I don’t think there are too many out who read the rhubarb in this blog who haven’t figured out that a significant number of my waking hours are viewing pictures of space. Which may explain a lot.
Skywatchers (like me) are in for an end-of-year treat. What has become known popularly as the “Christmas Star” is an especially vibrant planetary conjunction easily visible in the evening sky over the next two weeks as the bright planets Jupiter and Saturn come together, culminating on the night of Dec. 21.
What makes this year’s spectacle so rare, then? It’s been nearly 400 years since the planets passed this close to each other in the sky, and nearly 800 years since the alignment of Saturn and Jupiter occurred at night, as it will for 2020, allowing nearly everyone around the world to witness this “great conjunction.” The pic below shows you how close:
Chart showing closeness of Jupiter and Mars
The closest alignment will appear just a tenth of a degree apart and last for a few days. On the 21st, they will appear so close that a pinkie finger at arm’s length will easily cover both planets in the sky. The planets will be easy to see with the unaided eye by looking toward the southwest just after sunset.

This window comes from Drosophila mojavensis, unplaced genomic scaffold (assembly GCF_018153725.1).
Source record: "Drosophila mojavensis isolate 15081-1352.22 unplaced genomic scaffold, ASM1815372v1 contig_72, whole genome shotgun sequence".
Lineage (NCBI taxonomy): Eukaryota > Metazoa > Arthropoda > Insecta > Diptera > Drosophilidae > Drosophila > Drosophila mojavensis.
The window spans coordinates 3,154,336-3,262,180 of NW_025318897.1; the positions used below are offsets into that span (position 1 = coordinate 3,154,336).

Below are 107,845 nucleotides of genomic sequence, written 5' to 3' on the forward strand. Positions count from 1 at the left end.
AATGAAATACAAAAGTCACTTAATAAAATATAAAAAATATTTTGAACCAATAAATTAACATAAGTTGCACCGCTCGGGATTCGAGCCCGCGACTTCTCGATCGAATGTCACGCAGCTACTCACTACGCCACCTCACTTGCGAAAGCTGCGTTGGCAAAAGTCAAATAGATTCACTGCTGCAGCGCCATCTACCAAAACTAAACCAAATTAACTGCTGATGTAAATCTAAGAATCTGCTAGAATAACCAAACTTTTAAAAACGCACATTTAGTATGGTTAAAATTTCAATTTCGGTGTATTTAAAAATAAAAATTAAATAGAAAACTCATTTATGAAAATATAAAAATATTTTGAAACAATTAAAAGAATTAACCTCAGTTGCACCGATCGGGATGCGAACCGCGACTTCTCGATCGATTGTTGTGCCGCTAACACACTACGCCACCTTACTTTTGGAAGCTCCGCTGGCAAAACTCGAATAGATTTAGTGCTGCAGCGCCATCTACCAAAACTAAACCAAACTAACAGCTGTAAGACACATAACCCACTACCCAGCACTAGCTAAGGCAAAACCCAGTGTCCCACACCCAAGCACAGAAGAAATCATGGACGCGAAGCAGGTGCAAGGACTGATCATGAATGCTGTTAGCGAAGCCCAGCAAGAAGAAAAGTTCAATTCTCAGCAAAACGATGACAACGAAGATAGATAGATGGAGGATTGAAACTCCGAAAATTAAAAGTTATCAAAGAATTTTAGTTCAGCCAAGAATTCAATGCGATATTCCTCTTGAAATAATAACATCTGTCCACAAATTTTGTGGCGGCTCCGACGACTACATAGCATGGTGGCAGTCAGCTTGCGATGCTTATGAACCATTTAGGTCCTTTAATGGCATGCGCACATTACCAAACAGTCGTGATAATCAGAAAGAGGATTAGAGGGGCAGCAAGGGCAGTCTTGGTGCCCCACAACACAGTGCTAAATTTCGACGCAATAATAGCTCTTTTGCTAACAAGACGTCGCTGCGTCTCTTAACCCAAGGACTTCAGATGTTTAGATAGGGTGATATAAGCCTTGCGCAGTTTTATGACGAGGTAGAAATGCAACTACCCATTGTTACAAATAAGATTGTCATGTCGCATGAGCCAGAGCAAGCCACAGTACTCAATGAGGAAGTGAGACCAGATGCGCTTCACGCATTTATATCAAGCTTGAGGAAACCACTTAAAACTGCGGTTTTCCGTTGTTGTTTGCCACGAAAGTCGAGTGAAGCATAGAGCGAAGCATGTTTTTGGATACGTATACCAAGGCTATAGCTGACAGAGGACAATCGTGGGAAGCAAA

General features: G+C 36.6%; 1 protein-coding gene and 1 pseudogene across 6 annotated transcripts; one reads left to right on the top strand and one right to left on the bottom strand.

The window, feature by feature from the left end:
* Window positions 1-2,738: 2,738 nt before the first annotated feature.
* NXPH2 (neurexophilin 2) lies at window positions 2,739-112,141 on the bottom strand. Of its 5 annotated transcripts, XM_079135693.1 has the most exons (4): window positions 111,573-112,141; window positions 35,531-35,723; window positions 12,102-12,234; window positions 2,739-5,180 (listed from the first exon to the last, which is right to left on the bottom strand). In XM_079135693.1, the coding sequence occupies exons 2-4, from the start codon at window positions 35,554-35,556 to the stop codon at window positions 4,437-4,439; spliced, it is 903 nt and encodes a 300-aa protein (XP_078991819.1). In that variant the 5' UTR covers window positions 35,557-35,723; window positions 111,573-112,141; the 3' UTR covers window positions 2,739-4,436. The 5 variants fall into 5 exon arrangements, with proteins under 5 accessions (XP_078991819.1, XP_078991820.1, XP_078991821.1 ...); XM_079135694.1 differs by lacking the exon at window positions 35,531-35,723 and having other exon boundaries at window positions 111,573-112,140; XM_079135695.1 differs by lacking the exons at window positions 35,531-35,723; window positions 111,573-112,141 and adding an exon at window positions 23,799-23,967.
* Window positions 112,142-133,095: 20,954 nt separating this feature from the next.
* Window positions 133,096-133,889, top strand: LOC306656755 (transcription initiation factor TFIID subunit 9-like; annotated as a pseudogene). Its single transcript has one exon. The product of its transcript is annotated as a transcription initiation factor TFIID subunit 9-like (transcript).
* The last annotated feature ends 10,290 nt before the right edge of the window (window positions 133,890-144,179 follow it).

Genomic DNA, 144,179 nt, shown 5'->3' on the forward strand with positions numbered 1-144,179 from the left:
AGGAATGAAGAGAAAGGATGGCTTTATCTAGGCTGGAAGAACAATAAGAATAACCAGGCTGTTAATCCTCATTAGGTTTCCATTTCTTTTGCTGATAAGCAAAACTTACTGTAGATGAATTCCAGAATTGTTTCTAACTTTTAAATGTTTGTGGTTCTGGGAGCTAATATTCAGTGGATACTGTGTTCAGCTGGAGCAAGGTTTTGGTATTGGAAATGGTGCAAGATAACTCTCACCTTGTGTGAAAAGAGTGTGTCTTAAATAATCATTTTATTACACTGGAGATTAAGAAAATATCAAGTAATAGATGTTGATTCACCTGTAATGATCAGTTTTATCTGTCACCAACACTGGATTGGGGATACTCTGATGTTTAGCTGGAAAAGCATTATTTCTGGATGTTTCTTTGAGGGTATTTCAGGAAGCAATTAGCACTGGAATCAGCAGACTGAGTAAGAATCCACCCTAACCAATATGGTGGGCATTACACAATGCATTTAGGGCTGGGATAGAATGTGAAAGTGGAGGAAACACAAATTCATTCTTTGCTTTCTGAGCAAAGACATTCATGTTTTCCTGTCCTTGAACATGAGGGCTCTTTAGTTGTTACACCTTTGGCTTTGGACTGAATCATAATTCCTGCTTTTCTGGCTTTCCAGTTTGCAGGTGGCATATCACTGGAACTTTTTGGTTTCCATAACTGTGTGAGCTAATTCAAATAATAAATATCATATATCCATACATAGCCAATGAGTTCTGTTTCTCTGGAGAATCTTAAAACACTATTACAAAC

From our vantage point on Earth the huge gas giants will appear very close together, but they will remain hundreds of millions of miles apart in space. And while the conjunction is happening on the same day as the winter solstice, the timing is merely a coincidence, based on the orbits of the planets and the tilt of the Earth. [Click to see enlarged]
Chart showing how rare this conjunction is
n 1614, German astronomer Johannes Kepler determined that a series of three conjunctions of the planets Jupiter and Saturn occurred in the year 7 BC. He argued (incorrectly) that a planetary conjunction could create a nova, which he linked to the Star of Bethlehem. Modern calculations show that there was a gap of nearly a degree (approximately twice a diameter of the moon) between the planets, so these conjunctions were not visually impressive. An ancient almanac has been found in Babylon which covers the events of this period, but does not indicate that the conjunctions were of any special interest. In the 20th century, Professor Karlis Kaufmanis, an astronomer, argued that this was an astronomical event where Jupiter and Saturn were in a triple conjunction in the constellation Pisces.